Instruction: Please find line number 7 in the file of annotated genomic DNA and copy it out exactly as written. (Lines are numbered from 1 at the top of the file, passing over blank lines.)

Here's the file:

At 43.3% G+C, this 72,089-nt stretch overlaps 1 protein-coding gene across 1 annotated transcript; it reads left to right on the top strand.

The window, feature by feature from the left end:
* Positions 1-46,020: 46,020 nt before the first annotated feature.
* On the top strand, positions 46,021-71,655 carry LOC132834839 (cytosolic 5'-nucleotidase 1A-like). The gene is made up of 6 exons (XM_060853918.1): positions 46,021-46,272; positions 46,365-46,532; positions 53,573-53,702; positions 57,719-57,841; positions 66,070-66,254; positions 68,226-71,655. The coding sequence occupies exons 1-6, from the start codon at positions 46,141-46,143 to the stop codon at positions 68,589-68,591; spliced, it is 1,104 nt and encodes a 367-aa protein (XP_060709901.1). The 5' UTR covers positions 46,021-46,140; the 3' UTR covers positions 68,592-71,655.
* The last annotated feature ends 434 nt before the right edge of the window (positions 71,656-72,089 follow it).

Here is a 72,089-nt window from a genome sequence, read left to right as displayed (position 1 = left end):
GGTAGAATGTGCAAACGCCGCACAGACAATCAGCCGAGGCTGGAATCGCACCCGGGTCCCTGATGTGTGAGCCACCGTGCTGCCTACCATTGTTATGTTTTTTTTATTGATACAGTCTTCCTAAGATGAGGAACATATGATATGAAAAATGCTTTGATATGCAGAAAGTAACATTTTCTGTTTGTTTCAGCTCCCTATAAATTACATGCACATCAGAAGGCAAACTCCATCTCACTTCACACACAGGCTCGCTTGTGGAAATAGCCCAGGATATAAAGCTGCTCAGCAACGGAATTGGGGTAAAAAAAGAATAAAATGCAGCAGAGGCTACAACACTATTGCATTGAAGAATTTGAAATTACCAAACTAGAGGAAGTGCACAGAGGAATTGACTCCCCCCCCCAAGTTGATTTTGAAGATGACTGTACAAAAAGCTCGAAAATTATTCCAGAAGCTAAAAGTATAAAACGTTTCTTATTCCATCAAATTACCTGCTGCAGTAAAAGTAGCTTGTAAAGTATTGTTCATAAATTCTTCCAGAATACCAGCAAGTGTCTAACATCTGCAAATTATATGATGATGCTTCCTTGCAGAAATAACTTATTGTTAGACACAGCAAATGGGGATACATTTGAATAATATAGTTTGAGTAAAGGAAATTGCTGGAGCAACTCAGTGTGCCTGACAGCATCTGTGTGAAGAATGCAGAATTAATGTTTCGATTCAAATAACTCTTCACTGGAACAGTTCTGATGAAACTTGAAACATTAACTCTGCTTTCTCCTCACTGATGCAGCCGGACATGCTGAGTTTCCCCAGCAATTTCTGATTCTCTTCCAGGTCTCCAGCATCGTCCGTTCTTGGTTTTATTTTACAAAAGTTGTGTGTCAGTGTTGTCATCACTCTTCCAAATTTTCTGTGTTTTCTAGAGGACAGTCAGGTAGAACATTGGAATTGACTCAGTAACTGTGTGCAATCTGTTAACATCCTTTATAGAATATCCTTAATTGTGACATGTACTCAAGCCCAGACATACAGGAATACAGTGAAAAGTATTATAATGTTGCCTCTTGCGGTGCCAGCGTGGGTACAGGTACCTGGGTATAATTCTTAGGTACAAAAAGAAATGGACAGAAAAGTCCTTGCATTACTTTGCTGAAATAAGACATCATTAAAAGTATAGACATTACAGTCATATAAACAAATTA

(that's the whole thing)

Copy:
GGTAGAATGTGCAAACGCCGCACAGACAATCAGCCGAGGCTGGAATCGCACCCGGGTCCCTGATGTGTGAGCCACCGTGCTGCCTACCATTGTTATGTTTTTTTTATTGATACAGTCTTCCTAAGATGAGGAACATATGATATGAAAAATGCTTTGATATGCAGAAAGTAACATTTTCTGTTTGTTTCAGCTCCCTATAAATTACATGCACATCAGAAGGCAAACTCCATCTCACTTCACACACAGGCTCGCTTGTGGAAATAGCCCAGGATATAAAGCTGCTCAGCAACGGAATTGGGGTAAAAAAAGAATAAAATGCAGCAGAGGCTACAACACTATTGCATTGAAGAATTTGAAATTACCAAACTAGAGGAAGTGCACAGAGGAATTGACTCCCCCCCCCAAGTTGATTTTGAAGATGACTGTACAAAAAGCTCGAAAATTATTCCAGAAGCTAAAAGTATAAAACGTTTCTTATTCCATCAAATTACCTGCTGCAGTAAAAGTAGCTTGTAAAGTATTGTTCATAAATTCTTCCAGAATACCAGCAAGTGTCTAACATCTGCAAATTATATGATGATGCTTCCTTGCAGAAATAACTTATTGTTAGACACAGCAAATGGGGATACATTTGAATAATATAGTTTGAGTAAAGGAAATTGCTGGAGCAACTCAGTGTGCCTGACAGCATCTGTGTGAAGAATGCAGAATTAATGTTTCGATTCAAATAACTCTTCACTGGAACAGTTCTGATGAAACTTGAAACATTAACTCTGCTTTCTCCTCACTGATGCAGCCGGACATGCTGAGTTTCCCCAGCAATTTCTGATTCTCTTCCAGGTCTCCAGCATCGTCCGTTCTTGGTTTTATTTTACAAAAGTTGTGTGTCAGTGTTGTCATCACTCTTCCAAATTTTCTGTGTTTTCTAGAGGACAGTCAGGTAGAACATTGGAATTGACTCAGTAACTGTGTGCAATCTGTTAACATCCTTTATAGAATATCCTTAATTGTGACATGTACTCAAGCCCAGACATACAGGAATACAGTGAAAAGTATTATAATGTTGCCTCTTGCGGTGCCAGCGTGGGTACAGGTACCTGGGTATAATTCTTAGGTACAAAAAGAAATGGACAGAAAAGTCCTTGCATTACTTTGCTGAAATAAGACATCATTAAAAGTATAGACATTACAGTCATATAAACAAATTA